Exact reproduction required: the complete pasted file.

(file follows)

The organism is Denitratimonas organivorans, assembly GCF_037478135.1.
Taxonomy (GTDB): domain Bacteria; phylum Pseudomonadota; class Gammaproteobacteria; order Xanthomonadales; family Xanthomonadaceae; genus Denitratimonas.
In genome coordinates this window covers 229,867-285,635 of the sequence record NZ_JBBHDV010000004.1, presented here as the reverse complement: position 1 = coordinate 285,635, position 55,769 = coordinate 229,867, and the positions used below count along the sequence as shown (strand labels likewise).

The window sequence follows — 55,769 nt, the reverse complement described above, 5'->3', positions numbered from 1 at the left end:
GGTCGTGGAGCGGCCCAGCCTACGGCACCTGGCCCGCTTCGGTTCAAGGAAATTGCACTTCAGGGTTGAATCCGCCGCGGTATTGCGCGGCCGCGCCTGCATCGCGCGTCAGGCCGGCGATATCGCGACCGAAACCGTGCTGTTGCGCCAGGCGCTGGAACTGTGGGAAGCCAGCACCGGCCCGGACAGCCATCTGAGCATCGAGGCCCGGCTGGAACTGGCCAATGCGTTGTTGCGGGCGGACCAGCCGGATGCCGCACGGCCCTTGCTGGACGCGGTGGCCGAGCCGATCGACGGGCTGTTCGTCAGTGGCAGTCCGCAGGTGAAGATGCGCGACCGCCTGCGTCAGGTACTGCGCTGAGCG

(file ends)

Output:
The organism is Denitratimonas organivorans, assembly GCF_037478135.1.
Taxonomy (GTDB): domain Bacteria; phylum Pseudomonadota; class Gammaproteobacteria; order Xanthomonadales; family Xanthomonadaceae; genus Denitratimonas.
In genome coordinates this window covers 229,867-285,635 of the sequence record NZ_JBBHDV010000004.1, presented here as the reverse complement: position 1 = coordinate 285,635, position 55,769 = coordinate 229,867, and the positions used below count along the sequence as shown (strand labels likewise).

The window sequence follows — 55,769 nt, the reverse complement described above, 5'->3', positions numbered from 1 at the left end:
GGTCGTGGAGCGGCCCAGCCTACGGCACCTGGCCCGCTTCGGTTCAAGGAAATTGCACTTCAGGGTTGAATCCGCCGCGGTATTGCGCGGCCGCGCCTGCATCGCGCGTCAGGCCGGCGATATCGCGACCGAAACCGTGCTGTTGCGCCAGGCGCTGGAACTGTGGGAAGCCAGCACCGGCCCGGACAGCCATCTGAGCATCGAGGCCCGGCTGGAACTGGCCAATGCGTTGTTGCGGGCGGACCAGCCGGATGCCGCACGGCCCTTGCTGGACGCGGTGGCCGAGCCGATCGACGGGCTGTTCGTCAGTGGCAGTCCGCAGGTGAAGATGCGCGACCGCCTGCGTCAGGTACTGCGCTGAGCG